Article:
4)  Religion. The most opposed group to Civil Unions is the Christian and Mormon religious base.  Where they go wrong is in trying to enact laws that enforce their own religious doctrine.  The 1st Amendment states: “Congress shall make no law respecting an establishment of religion, or prohibiting the free exercise thereof; or abridging the freedom of speech, or of the press; or the right of the people peaceably to assemble, and to petition the Government for a redress of grievances.”  By enacting a law such as Prop 8, Christians and Mormons edge dangerously close to making laws establishing a religion or religious preference in the law.  If the argument against Same Sex marriage is primarily “God says it is wrong”, then making such a law to reflect the religious teaching of one religious group comes dangerously close to violating the 1st Amendment.

The Mormon Church, in it’s campaign for Prop 8 spent 100 times mores than they reported on campaigning.  Because churches are not taxed by gov’t, they are not allowed to donate money to political campaigns without filing reports and paying taxes on those contributions.  There is evidence that much more was spent by the LDS church on Prop 8, as documented in the film 8: The Mormon Proposition. After they ran out of money, the LDS church petitioned the Catholic Church to help fund their Prop 8 campaign in California.  The Catholic Church gave millions of dollars to the LDS church for their campaign efforts. The Christian obsession with denying gays civil liberties is disturbing at best.

In Conclusion, I must state that I am personally not in favor of marriage law, even for heterosexual couples.  Many people use it, and I think they should be able to, should this be their choice.  It is simply not my personal choice to use the legal package of marriage to accomplish a legal union between myself and my partner.  You can read more about my views on why I think legal marriage is not the best legal option for any couple:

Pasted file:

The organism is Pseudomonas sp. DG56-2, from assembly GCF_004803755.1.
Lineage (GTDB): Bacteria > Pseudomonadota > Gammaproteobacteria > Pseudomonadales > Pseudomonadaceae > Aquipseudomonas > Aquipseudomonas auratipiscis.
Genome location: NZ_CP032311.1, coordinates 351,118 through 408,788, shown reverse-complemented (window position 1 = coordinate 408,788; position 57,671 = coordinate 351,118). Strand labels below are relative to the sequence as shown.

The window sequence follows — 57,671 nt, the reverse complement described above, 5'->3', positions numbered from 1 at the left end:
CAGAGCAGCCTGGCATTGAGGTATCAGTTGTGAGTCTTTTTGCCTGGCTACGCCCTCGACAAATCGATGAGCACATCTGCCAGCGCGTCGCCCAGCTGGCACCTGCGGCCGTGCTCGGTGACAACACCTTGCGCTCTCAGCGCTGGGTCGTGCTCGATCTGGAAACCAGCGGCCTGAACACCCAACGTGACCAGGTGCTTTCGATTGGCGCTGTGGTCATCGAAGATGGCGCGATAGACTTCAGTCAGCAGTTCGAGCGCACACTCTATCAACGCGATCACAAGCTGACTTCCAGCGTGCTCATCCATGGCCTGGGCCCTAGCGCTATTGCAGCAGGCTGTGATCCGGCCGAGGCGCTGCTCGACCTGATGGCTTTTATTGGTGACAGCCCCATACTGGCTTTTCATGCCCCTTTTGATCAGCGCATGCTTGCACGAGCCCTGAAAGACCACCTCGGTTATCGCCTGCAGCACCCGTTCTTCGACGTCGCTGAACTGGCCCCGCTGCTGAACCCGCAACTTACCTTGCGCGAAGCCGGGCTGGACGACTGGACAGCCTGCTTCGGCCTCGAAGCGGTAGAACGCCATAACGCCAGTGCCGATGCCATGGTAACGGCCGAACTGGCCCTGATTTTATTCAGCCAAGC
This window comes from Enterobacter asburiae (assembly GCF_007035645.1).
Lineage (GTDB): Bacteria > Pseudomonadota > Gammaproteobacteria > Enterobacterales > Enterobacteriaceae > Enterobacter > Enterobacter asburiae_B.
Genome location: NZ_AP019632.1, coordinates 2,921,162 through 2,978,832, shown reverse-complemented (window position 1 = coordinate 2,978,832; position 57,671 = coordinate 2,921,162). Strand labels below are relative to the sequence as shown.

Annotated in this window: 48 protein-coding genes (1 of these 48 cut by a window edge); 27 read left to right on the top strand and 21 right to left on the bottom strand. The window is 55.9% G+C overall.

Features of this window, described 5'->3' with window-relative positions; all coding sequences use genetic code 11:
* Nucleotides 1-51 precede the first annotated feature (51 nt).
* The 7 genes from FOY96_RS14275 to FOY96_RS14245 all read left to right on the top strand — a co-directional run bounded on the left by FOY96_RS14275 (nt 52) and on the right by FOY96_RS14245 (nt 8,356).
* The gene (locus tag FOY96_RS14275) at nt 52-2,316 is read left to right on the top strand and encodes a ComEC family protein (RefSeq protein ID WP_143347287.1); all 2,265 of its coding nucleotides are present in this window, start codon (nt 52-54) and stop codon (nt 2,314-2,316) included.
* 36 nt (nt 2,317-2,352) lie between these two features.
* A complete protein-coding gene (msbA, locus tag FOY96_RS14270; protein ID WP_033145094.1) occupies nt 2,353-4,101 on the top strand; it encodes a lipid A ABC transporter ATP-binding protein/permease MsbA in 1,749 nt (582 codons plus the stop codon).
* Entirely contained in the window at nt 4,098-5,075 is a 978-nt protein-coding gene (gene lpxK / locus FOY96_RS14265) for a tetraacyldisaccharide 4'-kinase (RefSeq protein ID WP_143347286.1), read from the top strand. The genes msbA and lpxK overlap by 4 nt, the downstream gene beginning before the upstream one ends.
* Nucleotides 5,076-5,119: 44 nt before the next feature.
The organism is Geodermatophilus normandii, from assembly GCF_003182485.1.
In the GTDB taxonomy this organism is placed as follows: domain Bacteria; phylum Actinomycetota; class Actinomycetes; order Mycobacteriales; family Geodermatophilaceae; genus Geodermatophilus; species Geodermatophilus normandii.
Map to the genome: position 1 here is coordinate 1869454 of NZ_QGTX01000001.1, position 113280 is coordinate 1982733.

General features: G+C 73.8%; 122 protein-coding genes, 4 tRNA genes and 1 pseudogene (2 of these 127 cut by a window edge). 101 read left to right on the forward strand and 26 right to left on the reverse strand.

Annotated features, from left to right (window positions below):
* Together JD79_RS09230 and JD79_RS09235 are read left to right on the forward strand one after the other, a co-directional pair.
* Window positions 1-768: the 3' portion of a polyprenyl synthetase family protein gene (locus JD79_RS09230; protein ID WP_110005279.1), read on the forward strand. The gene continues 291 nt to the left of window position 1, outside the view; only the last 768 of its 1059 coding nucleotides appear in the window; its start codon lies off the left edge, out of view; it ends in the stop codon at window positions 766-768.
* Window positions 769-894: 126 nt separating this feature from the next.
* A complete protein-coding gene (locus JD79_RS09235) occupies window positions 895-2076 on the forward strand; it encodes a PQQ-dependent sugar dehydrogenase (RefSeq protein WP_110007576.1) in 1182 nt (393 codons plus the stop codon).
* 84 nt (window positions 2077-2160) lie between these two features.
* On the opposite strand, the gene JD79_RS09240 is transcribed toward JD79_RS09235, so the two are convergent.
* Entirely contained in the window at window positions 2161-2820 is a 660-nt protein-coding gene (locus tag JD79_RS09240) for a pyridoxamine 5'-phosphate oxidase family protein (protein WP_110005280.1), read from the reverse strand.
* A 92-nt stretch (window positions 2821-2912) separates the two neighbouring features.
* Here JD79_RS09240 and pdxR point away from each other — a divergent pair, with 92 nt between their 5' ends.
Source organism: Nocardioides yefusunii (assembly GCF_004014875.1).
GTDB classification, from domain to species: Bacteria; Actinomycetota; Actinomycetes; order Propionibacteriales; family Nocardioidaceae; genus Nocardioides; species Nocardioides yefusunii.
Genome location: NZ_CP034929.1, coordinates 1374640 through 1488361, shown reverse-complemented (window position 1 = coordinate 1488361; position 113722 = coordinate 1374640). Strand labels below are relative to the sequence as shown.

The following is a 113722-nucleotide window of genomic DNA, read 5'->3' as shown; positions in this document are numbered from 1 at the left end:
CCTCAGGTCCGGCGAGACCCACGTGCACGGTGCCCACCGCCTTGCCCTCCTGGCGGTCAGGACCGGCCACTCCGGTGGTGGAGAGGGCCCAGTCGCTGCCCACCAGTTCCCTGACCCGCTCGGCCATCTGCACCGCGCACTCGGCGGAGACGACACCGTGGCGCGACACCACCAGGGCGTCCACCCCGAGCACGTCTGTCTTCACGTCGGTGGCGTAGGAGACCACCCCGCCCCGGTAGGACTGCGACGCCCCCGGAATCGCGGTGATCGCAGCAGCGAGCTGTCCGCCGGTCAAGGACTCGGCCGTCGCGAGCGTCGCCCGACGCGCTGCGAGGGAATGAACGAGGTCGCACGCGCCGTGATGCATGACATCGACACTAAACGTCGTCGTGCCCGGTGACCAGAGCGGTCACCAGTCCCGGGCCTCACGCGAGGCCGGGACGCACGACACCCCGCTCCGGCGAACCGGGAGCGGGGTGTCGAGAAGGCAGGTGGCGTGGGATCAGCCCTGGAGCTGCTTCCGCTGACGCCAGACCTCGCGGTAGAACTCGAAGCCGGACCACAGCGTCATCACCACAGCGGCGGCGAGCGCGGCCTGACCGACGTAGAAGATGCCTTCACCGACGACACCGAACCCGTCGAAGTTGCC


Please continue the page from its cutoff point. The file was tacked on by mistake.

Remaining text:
1) Summary of California ruling by NYTimes:

2) Full text on Judge Walker’s Ruling:

3) There was a bigger case in Massachusetts where another judge ruled in favor of equal rights for Gays and Lesbians.  The Gill case, which was filed first by Gay & Lesbian Advocates & Defenders, is unique because it challenged not the right of same-sex couples to marry, but the discrimination faced by same-sex couples who were legally married in Massachusetts but are treated differently than opposite-sex married couples by the federal government. The case points to health and retirement benefits of federal employees and their same-sex spouses or, in one case, the widow of a former federal employee. It also challenges diffential tax treatment faced by same-sex couples.

4) US Constitution